The starting point of this latest in an ongoing series of articles on the unique aspects of regular visits to the modernized historic Exeter Inn in Exeter, NH is intense anticipation for this return in October 2019 prompting an almost uncontrollable impulse to inquire about arriving a week early. Absence truly does make the heart grow fonder as to this refuge from this filthy world.
The genesis of this visit is an increasingly relevant emotional rescue in April 2019. A staycation at a nearby property that still has favored nation status had been repeatedly marred in ways that reflect the theme of this current essay, That equally historic property, which is independently owned but affiliated with a certain Mormon-owned global chain, remains highly desirable and overall unique but glacially is becoming a victim of "elder" abuse.
Sadly, like all mistreated "children," the ability of the other still-grand hotel to offset the "sins of the father" is limited. A "back-breaking" straw having NOTHING to do with that hotel on the last day of that stay led to a strong desire to not spend the final night there.
Several factors prompted not wanting to drive home under a figurative cloud that was as dark as the ones in the sky. The first hotel very graciously agreed to not charge me for that night if I left that afternoon.
Calling Inn manager/professional friend Derek Hunt resulted in getting a distressed friends rate for the fabulous Jacuzzi suite. Derek smiling and handing me a bottle of French wine on his desk (as well as personally going to the bar to get me a glass) on my seeing him to thank him nicely contributed to the sense that I was not in Utah that day.
The following photos of the suite help convey this euphoric blend of glee and bliss. The traditional furnishing convey that mother knows best in advising that a purple couch looks cool but soon leads to buyer's remorse.
That experience prompted booking the Jacuzzi Suite for the October visit before even going to the suite, Highlights of that stay included being warm and dry while wet sloppy April snow fell outside, and Bobby Bradying the Jacuzzi by filling it with tons of bubbles. (The non-corporate feel of the Inn extends to no announced plans to replace bottles of amenities with the bargain-gym style soap dispensers that are the latter-day norm.)
As Inn Credible New England posts mention almost as frequently as referring to the perpetually packed duffel, driving a couple of hours to get to a whole new world is much more pleasant than enduring the discomfort and high expense of flying, Even paying the full rate for the Jacuzzi Suite (or slightly less for other luxurious accommodations at the Exeter Inn) is much less expensive than airport transportation, airfare, and a cookie-cutter room at a corporate hotel. This is not to mention the ease with which you can fill your vehicle with the comforts of home.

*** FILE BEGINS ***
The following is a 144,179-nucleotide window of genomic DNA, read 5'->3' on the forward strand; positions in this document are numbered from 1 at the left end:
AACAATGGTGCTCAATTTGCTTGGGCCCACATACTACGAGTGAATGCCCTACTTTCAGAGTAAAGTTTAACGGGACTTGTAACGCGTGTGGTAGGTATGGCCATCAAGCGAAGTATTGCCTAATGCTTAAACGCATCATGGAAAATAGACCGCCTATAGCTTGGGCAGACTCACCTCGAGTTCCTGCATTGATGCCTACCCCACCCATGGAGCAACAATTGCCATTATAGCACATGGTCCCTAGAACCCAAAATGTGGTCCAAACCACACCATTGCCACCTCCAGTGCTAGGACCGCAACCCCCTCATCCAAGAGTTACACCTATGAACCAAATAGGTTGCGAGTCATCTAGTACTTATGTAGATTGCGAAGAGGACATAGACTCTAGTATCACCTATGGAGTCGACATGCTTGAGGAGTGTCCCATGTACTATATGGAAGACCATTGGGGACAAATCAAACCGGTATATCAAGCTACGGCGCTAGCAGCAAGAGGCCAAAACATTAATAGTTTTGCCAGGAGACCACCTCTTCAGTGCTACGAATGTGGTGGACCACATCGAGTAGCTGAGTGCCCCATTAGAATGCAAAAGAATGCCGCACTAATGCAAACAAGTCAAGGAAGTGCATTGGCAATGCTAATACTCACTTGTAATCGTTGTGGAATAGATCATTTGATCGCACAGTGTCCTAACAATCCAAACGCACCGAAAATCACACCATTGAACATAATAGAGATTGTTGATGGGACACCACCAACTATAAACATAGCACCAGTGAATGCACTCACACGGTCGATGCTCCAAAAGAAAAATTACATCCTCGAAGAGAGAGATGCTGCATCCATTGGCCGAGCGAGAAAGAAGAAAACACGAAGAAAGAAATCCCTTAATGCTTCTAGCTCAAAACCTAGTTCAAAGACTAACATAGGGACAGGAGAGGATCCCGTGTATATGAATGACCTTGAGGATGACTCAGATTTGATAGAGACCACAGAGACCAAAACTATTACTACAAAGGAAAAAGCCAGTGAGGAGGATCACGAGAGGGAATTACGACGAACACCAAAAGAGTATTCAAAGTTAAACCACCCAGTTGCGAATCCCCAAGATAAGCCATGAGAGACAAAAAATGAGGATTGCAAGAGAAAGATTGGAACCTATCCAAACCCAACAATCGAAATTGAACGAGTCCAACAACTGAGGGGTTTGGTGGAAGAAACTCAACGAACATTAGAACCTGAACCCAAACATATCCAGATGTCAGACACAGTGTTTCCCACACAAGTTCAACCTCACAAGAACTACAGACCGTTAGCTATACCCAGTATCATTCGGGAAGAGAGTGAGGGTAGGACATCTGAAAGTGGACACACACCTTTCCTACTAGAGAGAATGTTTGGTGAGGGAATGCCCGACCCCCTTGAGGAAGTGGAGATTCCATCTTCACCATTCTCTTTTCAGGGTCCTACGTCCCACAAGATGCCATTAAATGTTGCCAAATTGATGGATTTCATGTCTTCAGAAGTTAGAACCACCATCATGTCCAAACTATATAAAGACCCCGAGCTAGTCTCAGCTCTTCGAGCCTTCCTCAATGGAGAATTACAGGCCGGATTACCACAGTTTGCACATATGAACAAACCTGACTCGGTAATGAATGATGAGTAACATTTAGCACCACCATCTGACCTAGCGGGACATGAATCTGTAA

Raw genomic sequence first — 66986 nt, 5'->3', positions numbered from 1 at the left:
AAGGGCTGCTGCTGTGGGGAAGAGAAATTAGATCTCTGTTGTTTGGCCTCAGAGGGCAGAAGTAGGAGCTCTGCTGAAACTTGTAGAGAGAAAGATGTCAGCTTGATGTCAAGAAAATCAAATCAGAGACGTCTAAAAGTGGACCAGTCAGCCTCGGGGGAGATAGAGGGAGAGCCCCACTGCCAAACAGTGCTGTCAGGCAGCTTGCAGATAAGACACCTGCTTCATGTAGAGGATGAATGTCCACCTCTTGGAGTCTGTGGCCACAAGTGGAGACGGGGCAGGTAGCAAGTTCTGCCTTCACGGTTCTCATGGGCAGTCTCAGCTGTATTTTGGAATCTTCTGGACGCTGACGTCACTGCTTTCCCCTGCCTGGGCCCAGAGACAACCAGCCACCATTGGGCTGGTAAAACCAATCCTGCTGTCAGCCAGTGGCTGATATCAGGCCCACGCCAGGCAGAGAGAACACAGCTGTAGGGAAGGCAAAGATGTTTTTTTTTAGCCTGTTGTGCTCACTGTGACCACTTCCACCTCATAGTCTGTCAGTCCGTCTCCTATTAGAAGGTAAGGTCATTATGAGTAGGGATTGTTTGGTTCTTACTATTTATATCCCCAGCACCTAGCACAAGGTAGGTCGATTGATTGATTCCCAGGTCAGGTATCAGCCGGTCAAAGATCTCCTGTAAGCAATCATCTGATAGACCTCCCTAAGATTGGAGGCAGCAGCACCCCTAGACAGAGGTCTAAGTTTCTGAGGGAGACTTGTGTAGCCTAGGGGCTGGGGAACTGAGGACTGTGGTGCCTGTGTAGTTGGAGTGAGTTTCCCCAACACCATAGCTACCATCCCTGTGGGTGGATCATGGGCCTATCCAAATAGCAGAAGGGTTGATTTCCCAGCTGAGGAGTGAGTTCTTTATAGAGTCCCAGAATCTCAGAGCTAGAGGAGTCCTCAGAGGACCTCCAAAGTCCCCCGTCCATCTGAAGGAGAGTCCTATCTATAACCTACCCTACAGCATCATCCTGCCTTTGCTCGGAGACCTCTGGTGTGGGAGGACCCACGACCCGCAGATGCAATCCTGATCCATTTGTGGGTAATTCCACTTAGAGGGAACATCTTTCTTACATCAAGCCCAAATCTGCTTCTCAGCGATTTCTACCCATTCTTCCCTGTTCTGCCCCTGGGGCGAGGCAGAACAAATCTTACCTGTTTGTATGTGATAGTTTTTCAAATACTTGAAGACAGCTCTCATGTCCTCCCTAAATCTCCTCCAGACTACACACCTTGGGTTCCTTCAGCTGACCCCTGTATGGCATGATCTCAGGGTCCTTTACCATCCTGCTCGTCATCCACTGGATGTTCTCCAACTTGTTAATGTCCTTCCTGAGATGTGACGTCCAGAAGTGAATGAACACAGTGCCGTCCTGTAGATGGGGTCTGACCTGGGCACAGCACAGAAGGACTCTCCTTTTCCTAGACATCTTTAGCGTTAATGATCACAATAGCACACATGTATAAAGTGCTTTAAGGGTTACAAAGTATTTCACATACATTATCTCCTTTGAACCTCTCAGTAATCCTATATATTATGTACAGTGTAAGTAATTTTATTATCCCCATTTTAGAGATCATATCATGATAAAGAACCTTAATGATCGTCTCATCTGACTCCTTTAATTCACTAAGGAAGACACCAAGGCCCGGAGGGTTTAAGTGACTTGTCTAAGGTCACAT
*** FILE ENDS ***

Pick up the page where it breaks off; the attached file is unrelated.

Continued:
Both Derek (who has a very liberal open-door policy) and the desk clerk were very nice and welcoming. Walking into the Jacuzzi Suite truly felt like coming home again.
Personal touches this time included easily hooking up a personal Blu-ray player (using a power strip from the duffel) to the living room television and plugging in an unnecessary white-noise machine in the bedroom. Of course, the Jacuzzi was getting filled during the unpacking process.
The avoided storm that time was a nor'easter/borderline bomb cyclone that did not so much as rattle a window.
Watching Derek and his clerks staff the desk further contributed to the sense of classic hospitality that begins with every reservation call coming to the hotel switchboard.
Hanging out in the parlor-style lobby while Derek very patiently dealt with a last-minute reservation that both tried to get him to accept a comically low online rate for an upgraded room illustrated the skill of this literal Southern gentleman. Virtually no one else would have offered the upgrades that Derek did for the price that he quoted.
All of this is in keeping (no pun intended) with the small-town setting of this oasis next to top-tier prep school Exeter Academy. There are plenty of nearby opportunities to walk in the woods or the beach, shop in independent bookstores or gift shops that feature local items, or feast at reasonably priced restaurants that offer cuisines from around the world, In this case, it is good that all of this is nothing like home,